The Minneapolis police union continued to oppose Weber’s firing even though it saw all the records of his threats and racist insults. The cops’ elected leader, Bob Kroll, said publicly that Weber’s firing was unwarranted, and the police union filed a grievance to appeal it. During that appeal, the police association argued that Weber should remain a cop because he suffered PTSD from witnessing the murder of a child three years earlier and because he had nine department commendations (he also had 23 civil rights complaints). The police union also argued that multiple cops who used racial slurs had not been fired. The appeal arbitrator upheld Weber’s termination — 16 months after the stop.

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Weber’s firing was reported in the media, but when the Sahan Journal contacted Jeylani this month, he did not know whether Weber was still on the force, as the city never involved him in the investigation process or informed him of its outcome.

When the Sahan Journal revealed that the city had hidden these video and audio recordings for over five years, Mayor Frey released a statement which mentioned no wrongdoing by the city government: “The behavior [of Officer Weber] is abhorrent and has no place in our department. The decision to terminate was the right one, and it was rightly upheld.”

MPD Chief Medaria Arradondo refused to respond to the Sahan Journal’s revelations. Arradondo has previously said that the police force needs “true reform” to transform a “broken” law enforcement system to provide “good policing.” As an African-American chief (who once successfully sued the force for job discrimination against Black cops), Arradondo is used by the city to argue that the MPD is not an inherently racist institution. Shortly prior to this incident, he was the head of the MPD Internal Affairs Unit that secretly “investigated” Weber’s actions.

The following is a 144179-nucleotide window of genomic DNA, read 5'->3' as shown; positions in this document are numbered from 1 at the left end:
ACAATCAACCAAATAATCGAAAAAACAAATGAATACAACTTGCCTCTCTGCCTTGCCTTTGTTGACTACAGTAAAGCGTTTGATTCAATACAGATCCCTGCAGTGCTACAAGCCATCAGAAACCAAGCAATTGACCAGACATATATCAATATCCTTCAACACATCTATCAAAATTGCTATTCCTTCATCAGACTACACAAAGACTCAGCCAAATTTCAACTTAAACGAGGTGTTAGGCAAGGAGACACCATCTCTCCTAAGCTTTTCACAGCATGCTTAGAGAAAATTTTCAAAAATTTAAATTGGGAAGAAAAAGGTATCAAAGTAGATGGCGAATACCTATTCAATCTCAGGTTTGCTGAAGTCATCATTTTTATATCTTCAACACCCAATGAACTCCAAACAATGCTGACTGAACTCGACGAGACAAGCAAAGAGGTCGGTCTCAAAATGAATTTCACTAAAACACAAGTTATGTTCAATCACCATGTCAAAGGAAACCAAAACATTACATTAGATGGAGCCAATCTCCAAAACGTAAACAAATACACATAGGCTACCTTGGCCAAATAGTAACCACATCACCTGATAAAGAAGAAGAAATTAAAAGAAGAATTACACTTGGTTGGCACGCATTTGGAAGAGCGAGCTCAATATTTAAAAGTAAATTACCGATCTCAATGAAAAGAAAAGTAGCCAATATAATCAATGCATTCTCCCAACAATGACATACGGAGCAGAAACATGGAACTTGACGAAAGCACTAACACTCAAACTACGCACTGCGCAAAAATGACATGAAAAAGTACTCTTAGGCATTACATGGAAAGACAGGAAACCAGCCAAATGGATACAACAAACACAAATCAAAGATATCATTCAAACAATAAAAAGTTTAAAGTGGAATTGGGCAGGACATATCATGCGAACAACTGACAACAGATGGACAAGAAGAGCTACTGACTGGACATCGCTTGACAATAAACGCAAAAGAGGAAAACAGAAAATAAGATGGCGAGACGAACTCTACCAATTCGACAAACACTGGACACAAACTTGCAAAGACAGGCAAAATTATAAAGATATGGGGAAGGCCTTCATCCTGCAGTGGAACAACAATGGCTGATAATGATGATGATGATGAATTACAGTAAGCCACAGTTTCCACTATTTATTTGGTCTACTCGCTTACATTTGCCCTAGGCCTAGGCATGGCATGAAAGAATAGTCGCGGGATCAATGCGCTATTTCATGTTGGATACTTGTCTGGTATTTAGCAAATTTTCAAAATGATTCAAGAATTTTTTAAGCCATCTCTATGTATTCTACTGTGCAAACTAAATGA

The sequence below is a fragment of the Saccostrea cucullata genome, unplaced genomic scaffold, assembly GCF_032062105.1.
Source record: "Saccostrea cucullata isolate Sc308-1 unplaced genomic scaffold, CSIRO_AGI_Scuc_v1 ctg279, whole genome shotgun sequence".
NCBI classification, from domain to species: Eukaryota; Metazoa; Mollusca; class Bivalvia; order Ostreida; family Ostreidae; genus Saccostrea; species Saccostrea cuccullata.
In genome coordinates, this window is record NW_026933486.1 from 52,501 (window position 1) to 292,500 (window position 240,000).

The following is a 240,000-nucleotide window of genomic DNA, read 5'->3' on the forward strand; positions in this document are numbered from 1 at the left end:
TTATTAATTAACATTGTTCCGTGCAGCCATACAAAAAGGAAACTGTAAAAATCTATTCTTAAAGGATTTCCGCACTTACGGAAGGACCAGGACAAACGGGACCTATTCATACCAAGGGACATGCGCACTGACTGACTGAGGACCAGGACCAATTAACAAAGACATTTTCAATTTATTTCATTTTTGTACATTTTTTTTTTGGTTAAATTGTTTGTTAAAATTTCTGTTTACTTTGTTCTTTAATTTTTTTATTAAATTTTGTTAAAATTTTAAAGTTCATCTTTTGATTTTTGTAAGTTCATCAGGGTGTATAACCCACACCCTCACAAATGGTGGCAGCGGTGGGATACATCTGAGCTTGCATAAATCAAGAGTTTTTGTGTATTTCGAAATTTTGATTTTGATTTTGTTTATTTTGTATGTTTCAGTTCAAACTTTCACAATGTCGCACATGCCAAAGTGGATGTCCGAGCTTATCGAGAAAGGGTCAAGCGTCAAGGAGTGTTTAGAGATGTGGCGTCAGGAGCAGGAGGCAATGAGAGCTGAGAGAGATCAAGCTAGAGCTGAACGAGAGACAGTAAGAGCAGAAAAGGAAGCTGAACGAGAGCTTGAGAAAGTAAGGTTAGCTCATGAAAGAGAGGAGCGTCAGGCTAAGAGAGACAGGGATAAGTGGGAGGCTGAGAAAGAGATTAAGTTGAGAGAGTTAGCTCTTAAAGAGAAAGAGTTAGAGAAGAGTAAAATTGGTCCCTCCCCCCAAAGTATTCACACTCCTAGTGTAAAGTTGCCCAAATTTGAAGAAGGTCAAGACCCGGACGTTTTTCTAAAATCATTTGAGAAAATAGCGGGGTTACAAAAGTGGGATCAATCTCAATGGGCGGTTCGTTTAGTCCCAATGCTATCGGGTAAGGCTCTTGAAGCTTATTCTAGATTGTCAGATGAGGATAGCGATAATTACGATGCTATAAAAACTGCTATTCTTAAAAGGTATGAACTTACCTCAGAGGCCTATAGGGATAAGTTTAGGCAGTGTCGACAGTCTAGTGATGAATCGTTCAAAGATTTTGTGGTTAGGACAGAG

Phillipe Cunningham, the city council member who heads the police oversight committee, told the Sahan Journal, “This is the first I’m hearing this,” about Weber’s Black Hawk Down comments. He did not publicly question why the police department and the OPCR kept this information secret even from him.

Minneapolis City Council Retreats from Pledge to “End” the MPD

In the heat of the George Floyd protests, a majority of nine “progressive” Democrats on the City Council told the public that they would “begin the process of ending the Minneapolis Police Department,” because, “decades of police reform efforts have proved that the Minneapolis Police Department cannot be reformed and will never be accountable for its actions.” The City Council verbally resolved “to create a transformative new model for cultivating safety.”

However, rather than taking direct action to abolish, defund, disarm, or even shrink the MPD, city council liberals moved to support November ballot referenda that would have officially replaced the the MPD with an unexplained new “Department of Community Safety and Violence Prevention” and removed a provision in the city constitution which mandates a minimum of 730 cops (compared to the current 1070).